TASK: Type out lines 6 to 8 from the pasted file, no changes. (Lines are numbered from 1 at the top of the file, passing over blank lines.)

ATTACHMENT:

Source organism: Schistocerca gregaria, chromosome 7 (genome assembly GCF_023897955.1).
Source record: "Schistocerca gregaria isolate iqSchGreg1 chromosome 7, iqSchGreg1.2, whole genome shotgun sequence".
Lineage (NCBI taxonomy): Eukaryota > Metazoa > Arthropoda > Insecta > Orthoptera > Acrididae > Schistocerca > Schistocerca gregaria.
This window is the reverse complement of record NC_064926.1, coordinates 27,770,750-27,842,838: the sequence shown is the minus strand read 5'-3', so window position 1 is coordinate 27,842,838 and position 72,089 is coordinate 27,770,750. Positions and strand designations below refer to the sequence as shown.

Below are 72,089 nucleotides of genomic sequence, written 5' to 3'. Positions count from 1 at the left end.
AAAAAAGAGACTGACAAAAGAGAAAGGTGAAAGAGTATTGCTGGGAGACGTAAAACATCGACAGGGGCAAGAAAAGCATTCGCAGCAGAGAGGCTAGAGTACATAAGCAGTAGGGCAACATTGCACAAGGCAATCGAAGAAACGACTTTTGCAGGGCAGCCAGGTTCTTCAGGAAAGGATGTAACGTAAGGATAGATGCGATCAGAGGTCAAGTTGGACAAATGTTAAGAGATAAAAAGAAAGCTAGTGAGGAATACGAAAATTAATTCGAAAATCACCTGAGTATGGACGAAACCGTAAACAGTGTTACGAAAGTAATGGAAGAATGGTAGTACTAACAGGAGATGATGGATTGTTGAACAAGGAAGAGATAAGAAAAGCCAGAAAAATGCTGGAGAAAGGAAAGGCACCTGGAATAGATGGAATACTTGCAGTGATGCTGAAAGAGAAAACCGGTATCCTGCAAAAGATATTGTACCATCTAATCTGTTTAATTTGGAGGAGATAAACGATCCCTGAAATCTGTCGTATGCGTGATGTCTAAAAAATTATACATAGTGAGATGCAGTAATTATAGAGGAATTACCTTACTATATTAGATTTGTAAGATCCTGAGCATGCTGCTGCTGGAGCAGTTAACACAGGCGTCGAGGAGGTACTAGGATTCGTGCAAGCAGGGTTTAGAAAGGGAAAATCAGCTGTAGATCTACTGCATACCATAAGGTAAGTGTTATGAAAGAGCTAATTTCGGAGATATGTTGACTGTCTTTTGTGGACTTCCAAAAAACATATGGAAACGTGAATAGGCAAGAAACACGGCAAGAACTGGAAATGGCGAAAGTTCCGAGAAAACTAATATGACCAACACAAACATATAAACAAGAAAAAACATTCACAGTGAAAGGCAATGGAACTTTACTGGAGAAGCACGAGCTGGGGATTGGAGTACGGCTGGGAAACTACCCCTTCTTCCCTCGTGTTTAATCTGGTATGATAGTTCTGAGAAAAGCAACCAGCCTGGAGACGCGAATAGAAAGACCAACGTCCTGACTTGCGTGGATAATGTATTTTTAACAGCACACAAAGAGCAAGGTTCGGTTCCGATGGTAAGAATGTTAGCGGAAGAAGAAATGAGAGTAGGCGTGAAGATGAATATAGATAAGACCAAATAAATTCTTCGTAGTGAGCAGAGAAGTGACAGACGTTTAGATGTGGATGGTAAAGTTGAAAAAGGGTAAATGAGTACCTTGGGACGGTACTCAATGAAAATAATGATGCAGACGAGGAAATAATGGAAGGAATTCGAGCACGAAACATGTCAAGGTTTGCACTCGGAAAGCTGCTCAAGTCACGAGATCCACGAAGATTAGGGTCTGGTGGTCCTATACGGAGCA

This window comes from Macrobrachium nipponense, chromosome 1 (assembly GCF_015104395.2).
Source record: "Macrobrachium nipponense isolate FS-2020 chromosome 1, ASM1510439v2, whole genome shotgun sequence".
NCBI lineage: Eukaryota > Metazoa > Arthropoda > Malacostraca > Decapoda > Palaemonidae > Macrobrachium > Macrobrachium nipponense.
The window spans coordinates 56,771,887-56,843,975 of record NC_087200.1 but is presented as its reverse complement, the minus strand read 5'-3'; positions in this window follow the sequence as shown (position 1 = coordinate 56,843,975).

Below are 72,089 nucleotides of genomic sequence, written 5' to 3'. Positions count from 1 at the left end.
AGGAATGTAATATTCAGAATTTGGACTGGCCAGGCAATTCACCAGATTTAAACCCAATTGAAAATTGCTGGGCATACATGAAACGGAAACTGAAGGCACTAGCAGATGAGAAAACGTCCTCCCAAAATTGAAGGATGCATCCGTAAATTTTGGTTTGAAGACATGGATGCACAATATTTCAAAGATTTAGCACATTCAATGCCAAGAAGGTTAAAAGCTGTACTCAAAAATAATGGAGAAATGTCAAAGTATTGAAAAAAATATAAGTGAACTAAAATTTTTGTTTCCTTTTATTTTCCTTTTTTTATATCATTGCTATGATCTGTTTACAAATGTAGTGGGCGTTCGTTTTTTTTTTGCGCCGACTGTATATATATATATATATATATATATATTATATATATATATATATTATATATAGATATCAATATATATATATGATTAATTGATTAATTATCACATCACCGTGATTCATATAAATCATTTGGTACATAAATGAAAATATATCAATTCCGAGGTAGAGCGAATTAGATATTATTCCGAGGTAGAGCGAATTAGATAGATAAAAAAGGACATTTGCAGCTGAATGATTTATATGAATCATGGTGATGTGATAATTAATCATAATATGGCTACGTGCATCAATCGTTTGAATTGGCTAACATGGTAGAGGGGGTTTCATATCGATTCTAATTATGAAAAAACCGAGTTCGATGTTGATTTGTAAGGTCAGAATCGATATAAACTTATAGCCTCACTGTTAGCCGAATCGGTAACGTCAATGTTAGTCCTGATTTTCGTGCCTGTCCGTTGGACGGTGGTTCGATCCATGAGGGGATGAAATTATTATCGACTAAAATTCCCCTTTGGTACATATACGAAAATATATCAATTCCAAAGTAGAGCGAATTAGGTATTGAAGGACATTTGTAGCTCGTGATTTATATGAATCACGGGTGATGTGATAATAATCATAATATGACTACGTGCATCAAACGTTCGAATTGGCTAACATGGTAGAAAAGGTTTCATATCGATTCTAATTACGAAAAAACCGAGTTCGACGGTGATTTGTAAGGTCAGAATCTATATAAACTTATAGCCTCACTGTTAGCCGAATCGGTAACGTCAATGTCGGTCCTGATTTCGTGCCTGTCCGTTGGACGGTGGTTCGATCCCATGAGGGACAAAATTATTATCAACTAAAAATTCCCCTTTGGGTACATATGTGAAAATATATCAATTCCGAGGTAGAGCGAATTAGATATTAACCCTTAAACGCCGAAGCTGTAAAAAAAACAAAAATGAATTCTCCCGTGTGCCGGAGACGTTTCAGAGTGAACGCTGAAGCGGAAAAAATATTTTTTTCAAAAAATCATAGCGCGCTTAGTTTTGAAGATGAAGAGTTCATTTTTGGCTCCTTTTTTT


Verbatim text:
AAAAAAGAGACTGACAAAAGAGAAAGGTGAAAGAGTATTGCTGGGAGACGTAAAACATCGACAGGGGCAAGAAAAGCATTCGCAGCAGAGAGGCTAGAGTACATAAGCAGTAGGGCAACATTGCACAAGGCAATCGAAGAAACGACTTTTGCAGGGCAGCCAGGTTCTTCAGGAAAGGATGTAACGTAAGGATAGATGCGATCAGAGGTCAAGTTGGACAAATGTTAAGAGATAAAAAGAAAGCTAGTGAGGAATACGAAAATTAATTCGAAAATCACCTGAGTATGGACGAAACCGTAAACAGTGTTACGAAAGTAATGGAAGAATGGTAGTACTAACAGGAGATGATGGATTGTTGAACAAGGAAGAGATAAGAAAAGCCAGAAAAATGCTGGAGAAAGGAAAGGCACCTGGAATAGATGGAATACTTGCAGTGATGCTGAAAGAGAAAACCGGTATCCTGCAAAAGATATTGTACCATCTAATCTGTTTAATTTGGAGGAGATAAACGATCCCTGAAATCTGTCGTATGCGTGATGTCTAAAAAATTATACATAGTGAGATGCAGTAATTATAGAGGAATTACCTTACTATATTAGATTTGTAAGATCCTGAGCATGCTGCTGCTGGAGCAGTTAACACAGGCGTCGAGGAGGTACTAGGATTCGTGCAAGCAGGGTTTAGAAAGGGAAAATCAGCTGTAGATCTACTGCATACCATAAGGTAAGTGTTATGAAAGAGCTAATTTCGGAGATATGTTGACTGTCTTTTGTGGACTTCCAAAAAACATATGGAAACGTGAATAGGCAAGAAACACGGCAAGAACTGGAAATGGCGAAAGTTCCGAGAAAACTAATATGACCAACACAAACATATAAACAAGAAAAAACATTCACAGTGAAAGGCAATGGAACTTTACTGGAGAAGCACGAGCTGGGGATTGGAGTACGGCTGGGAAACTACCCCTTCTTCCCTCGTGTTTAATCTGGTATGATAGTTCTGAGAAAAGCAACCAGCCTGGAGACGCGAATAGAAAGACCAACGTCCTGACTTGCGTGGATAATGTATTTTTAACAGCACACAAAGAGCAAGGTTCGGTTCCGATGGTAAGAATGTTAGCGGAAGAAGAAATGAGAGTAGGCGTGAAGATGAATATAGATAAGACCAAATAAATTCTTCGTAGTGAGCAGAGAAGTGACAGACGTTTAGATGTGGATGGTAAAGTTGAAAAAGGGTAAATGAGTACCTTGGGACGGTACTCAATGAAAATAATGATGCAGACGAGGAAATAATGGAAGGAATTCGAGCACGAAACATGTCAAGGTTTGCACTCGGAAAGCTGCTCAAGTCACGAGATCCACGAAGATTAGGGTCTGGTGGTCCTATACGGAGCA

This window comes from Macrobrachium nipponense, chromosome 1 (assembly GCF_015104395.2).
Source record: "Macrobrachium nipponense isolate FS-2020 chromosome 1, ASM1510439v2, whole genome shotgun sequence".